Insights & Advice


The rise of RCEP

The Regional Comprehensive Economics Partnership (RCEP) is a trade pact that could change the global trade equation over the next decade. It is an example of multilateralism and free trade that could leave the United States in the dust.

The 15 nations that comprise RCEP represent about one third of the world’s population (2.2 billion people), and 29% of global gross domestic product.  The partnership is made up of ten Southeast Asian countries, as well as South Korea, China, Japan, Australia, and New Zealand. The RCEP is officially the world’s largest trading bloc.

What makes this trade deal noteworthy, apart from its size, is the inclusion of China. In the past, China, while signing numerous bilateral trade agreements, has refrained from joining a multilateral trade pact—until now.  Getting there required eight years of negotiations.  The deal could have been even larger, if India, which had been part of the negotiations, had signed.

Since the agreement is expected to eliminate tariffs on a wide range of imports throughout the next 20 years, India was worried that lower tariffs could hurt some of their more inefficient producers. Nonetheless, RCEP members are extending an open invitation to India in the event that it changes its mind.

Most of the member countries already have free trade agreements with each other. What makes RCEP unique is that it defines new rules of origin on imported products among members. Before this deal, if a product happened to have parts made by a country that was outside of a free trade agreement between two countries, then those parts would likely be subject to tariffs. Imagine, for example, if a Chinese-made automobile exported to Indonesia had several parts manufactured from countries that were not part of a free-trade agreement between China and Indonesia. Indonesia would be able to levy tariffs on all those non-exempt parts, which can get really complicated. The RCEP eliminates that issue.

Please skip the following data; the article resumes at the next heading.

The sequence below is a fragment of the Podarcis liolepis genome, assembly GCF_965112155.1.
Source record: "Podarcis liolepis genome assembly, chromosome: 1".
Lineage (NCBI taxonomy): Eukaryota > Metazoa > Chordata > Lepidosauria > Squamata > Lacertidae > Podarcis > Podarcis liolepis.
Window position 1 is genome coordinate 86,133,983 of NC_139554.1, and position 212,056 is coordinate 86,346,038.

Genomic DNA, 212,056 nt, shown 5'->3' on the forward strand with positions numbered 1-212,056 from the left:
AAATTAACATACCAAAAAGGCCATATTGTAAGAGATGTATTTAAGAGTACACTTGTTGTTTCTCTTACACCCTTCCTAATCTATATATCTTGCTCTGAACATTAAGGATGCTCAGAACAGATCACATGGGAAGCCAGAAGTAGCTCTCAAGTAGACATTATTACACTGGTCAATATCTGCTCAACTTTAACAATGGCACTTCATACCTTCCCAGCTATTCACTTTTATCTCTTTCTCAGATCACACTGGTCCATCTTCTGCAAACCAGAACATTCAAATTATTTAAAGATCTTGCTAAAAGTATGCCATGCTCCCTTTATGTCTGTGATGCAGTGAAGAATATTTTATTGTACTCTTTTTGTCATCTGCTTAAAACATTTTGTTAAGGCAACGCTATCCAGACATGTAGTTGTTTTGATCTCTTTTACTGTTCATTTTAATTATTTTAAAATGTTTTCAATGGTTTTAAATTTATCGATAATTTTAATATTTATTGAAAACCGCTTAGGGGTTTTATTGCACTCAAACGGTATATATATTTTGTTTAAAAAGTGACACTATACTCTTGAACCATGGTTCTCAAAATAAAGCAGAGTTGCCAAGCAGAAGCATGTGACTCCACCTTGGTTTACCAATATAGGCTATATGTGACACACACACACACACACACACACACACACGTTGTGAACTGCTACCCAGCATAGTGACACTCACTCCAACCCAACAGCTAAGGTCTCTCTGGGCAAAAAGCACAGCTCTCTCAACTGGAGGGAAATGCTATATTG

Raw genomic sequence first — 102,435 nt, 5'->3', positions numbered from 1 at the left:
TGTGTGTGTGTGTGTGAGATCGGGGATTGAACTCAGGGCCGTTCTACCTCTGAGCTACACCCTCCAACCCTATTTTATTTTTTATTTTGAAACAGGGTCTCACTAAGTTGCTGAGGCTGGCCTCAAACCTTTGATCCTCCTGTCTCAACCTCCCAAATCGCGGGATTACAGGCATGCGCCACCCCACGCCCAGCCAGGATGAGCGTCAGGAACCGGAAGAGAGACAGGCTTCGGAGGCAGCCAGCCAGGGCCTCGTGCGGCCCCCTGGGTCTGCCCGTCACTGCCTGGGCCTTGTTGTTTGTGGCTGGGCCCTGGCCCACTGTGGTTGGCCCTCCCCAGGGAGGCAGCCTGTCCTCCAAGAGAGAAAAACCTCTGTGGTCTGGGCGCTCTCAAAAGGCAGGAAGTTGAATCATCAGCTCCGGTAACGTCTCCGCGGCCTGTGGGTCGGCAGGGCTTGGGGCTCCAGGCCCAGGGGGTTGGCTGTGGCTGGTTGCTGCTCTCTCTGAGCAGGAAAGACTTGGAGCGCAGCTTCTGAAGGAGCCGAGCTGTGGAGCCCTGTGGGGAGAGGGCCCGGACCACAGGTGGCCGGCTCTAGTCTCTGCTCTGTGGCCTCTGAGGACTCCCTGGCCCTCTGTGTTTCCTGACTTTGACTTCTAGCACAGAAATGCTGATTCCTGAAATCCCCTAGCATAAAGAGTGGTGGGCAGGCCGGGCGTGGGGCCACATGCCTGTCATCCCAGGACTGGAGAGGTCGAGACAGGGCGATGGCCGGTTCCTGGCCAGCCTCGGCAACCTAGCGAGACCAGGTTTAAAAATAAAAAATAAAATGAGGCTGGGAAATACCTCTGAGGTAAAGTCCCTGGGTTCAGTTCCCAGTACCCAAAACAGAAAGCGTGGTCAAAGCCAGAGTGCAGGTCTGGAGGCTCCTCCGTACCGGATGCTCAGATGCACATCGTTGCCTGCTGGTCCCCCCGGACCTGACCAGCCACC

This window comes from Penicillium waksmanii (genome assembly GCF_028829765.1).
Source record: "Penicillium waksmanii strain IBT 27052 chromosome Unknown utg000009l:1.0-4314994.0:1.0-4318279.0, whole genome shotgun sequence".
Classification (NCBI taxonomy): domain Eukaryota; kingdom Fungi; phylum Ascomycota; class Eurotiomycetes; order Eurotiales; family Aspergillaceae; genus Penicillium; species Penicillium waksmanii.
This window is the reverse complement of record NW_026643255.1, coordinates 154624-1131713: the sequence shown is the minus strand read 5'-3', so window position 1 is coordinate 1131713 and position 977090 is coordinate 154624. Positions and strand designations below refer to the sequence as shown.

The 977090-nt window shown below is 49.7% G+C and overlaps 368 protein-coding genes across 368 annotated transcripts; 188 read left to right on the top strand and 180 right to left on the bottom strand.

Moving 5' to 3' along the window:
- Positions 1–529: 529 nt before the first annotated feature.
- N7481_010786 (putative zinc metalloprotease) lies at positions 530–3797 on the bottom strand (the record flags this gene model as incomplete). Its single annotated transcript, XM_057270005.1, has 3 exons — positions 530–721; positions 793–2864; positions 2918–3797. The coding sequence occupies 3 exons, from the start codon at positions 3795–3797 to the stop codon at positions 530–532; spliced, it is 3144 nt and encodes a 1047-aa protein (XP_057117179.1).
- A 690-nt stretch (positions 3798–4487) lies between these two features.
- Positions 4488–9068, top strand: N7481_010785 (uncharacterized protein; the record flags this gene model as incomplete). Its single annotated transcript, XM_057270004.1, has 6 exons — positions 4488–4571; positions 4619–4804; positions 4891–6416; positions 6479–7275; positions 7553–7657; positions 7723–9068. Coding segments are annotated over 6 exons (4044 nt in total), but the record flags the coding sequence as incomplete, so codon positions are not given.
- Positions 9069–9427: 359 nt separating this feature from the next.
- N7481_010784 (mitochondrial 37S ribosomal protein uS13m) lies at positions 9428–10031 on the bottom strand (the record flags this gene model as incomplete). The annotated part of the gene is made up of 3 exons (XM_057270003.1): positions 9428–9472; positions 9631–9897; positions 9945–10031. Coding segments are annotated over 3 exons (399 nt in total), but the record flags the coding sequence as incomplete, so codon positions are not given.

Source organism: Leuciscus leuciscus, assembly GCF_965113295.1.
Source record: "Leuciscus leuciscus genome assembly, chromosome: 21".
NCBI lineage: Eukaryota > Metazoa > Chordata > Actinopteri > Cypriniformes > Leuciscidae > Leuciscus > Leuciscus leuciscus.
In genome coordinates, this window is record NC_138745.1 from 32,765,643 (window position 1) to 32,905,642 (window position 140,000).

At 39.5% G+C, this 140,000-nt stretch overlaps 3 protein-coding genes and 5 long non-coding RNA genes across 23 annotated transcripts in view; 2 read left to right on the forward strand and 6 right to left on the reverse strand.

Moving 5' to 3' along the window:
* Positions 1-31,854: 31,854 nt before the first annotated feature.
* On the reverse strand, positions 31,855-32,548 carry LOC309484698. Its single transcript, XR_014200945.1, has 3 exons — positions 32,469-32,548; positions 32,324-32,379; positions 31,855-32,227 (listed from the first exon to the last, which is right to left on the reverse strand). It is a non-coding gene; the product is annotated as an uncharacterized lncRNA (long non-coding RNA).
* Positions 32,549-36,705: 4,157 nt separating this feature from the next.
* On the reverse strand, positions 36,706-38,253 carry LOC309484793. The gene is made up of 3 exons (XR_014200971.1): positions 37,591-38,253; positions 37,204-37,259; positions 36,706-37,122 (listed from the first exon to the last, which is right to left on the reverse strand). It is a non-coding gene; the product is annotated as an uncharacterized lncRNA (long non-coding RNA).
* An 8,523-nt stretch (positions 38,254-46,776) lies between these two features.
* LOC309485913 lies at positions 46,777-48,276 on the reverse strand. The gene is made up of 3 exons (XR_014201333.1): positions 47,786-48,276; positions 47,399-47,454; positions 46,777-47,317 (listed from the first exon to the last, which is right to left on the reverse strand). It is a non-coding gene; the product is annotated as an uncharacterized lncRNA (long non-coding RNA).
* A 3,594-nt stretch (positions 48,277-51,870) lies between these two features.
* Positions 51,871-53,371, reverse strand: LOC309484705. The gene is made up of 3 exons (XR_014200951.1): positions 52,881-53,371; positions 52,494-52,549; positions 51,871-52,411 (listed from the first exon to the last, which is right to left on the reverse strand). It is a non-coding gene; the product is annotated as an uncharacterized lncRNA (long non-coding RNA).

If you are an RCEP member, as long as the product parts are made by another RCEP-member nation, the product will receive the same tariff treatment. The hidden benefit here is that now the RCEP trade bloc will be incentivized to look within their trade group for suppliers.

The Peterson Institute for International Economics believes the trade pact could generate as much as $186 billion yearly over the next decade and tack on 0.2% in growth to the GDP of each member state.  Some economists believe that the North Asian countries–China, Japan, and South Korea–could benefit the most from RCEP. However, it will take some time before all the member states ratify the agreement. In some countries that suffer from anti-free trade or anti-China sentiment, ratification of the pact may take time.

The agreement is bigger than both the U.S. North Atlantic trade agreement with Mexico and Canada, as well as the European Union’s trade pact. In contrast, for the last four years the U.S., under the direction of our president, has largely retreated from inking large multinational trade deals. In fact, we have done just the opposite by raising tariffs, while pursuing a policy of isolationism. I am not sure that a new president, regardless of party, could alter this trade trend. I don’t know what it would take to convince a divided American populace that there will be far-reaching consequences of our actions.

America’s withdrawal from free trade has left a void, which other nations (especially China) are all too happy to fill.  We pulled out of the Trans-Pacific Partnership (TPP), for example, which was an even broader agreement than the RCEP, largely because of what the nation perceived was China’s growing influence in the Asia-Pacific region. We continue to isolate when even our trading partners like the European Union understand that, in a world ravaged by the coronavirus, new trade agreements (not less) are vitally important to economic recovery.

But the U.S. seems intent on fighting the pandemic battle alone, while scrambling for ways to rebuild the economy amid a crumbling national infrastructure, without going into more debt. Do we really have the resources necessary to go it alone on the world trade front?

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